But my pilgrimage did awaken in me a desire to get back in church and have a renewed relationship with God. I felt very wary of my childhood faith and church—of placing so much emphasis on emotion and experience—so I read and studied and tried to come to an intellectual understanding of various systems of doctrine and reason out for myself what I believed and what church I belonged in. It was a daunting task, not having any firm foundation in theology, and I became frustrated. I eventually resigned myself to the conclusion that each of the various camps had strong arguments for their positions, that Scripture wasn’t clear enough for me to discern, and that I would study and admire the different schools equally and hope God could sort it out. During this time, I visited a lot of different churches, especially Baptist churches and Presbyterian churches.

Accident report: Damage area diagram

My car (may she rest in pieces) versus the dump truck.

After a year of this endeavor of striving in myself to find where I belonged in God, I again grew frustrated. I felt hurt, and rather than running toward God, I again found myself running away. I had once commented, after my years of wandering, that if God really wanted to get my attention, He should stop me in the road like he did Paul. I wished for his lot: I should have been careful what I wished for. While I was on a road trip, just north of Columbus, Ohio, my car was struck on the driver’s side door by a concrete-laden dump truck. I was medflighted to Ohio State University Medical Center, where I was found completely unresponsive, with tests indicating a deep coma or brain death.

It very well might have been the end of the road for me. I was diagnosed with a severe traumatic brain injury, the likes of which most patients do not survive, or if they do, most face serious disabilities for the rest of their lives. The doctors offered no prognosis. But my family, my friends, even many people I did not know, surrounded me with their prayers. Against the odds, I recovered. Not only did I recover, but I recovered completely, without lingering deficits, and I recovered remarkably quickly. A mere three weeks after the accident, with broken bones, I returned home to hobble through the semester of school I’d very nearly missed for good.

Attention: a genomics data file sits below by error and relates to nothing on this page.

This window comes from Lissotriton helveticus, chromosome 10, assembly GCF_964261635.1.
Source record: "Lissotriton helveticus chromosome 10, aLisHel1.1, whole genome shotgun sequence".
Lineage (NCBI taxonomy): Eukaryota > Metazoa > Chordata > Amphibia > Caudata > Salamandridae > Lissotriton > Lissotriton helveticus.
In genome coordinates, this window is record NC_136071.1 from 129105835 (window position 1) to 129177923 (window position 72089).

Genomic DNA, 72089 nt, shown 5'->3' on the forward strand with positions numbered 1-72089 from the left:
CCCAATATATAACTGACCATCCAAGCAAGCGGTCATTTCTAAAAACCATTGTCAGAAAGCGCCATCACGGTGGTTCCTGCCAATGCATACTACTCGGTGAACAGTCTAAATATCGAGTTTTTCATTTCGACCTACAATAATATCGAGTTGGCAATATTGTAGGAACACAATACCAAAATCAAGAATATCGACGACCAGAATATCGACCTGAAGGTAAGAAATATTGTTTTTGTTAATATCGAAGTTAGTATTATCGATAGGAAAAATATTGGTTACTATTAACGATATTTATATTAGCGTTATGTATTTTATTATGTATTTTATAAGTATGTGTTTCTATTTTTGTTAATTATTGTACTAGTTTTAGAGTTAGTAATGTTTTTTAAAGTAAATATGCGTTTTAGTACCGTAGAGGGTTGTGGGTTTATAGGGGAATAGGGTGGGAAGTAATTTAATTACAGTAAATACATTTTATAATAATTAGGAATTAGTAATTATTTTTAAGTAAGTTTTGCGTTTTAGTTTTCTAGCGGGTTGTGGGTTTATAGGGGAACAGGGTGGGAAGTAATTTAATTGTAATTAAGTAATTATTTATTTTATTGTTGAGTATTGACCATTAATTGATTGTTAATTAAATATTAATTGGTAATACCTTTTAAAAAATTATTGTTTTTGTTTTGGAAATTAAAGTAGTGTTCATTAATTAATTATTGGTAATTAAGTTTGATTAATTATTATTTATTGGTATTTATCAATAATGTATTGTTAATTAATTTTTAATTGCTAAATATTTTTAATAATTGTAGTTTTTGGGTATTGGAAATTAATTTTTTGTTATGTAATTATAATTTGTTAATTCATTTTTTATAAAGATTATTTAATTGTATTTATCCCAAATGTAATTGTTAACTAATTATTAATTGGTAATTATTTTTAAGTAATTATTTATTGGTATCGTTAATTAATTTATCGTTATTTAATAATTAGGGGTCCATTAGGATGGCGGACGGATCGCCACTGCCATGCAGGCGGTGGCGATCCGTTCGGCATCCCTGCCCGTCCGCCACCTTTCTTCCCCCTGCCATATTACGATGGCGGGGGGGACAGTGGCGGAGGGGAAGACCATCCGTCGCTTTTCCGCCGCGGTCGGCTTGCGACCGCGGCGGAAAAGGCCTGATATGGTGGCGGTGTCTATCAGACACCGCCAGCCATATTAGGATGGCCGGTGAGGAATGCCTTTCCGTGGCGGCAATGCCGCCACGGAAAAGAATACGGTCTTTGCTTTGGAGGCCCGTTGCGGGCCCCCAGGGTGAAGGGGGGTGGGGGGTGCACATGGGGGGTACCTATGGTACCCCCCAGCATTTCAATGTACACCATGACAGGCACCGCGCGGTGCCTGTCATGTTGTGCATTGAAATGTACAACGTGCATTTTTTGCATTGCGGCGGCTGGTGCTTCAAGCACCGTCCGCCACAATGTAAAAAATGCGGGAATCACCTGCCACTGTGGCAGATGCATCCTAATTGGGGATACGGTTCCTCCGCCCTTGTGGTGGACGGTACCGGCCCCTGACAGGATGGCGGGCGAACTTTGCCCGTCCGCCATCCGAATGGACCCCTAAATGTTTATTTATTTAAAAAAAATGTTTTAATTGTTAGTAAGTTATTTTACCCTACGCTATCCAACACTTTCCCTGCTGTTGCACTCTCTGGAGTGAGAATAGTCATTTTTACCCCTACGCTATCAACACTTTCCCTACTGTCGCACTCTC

This near-death experience, though it took some time and some humiliation to realize it, reaffirmed my faith that God had His hand on my life and a plan for me. Swallowing my pride, I returned to church, to the church of my parents I had left so many years before. There God began a period of spiritual recovery, of rebuilding walls that I had torn down. My home church was a safe harbor and sanctuary, for a time. But I felt that it was only a waypoint, that God still was leading me onward to a fuller knowledge of the faith. I continued to visit churches and read about theology. I felt especially drawn to the intellectually rigorous Reformed theological tradition (Calvinism), and even bought myself a handsome leather-bound ESV Study Bible for my thirtieth birthday.

Veritas

John Calvin

John Calvin (1509-1564)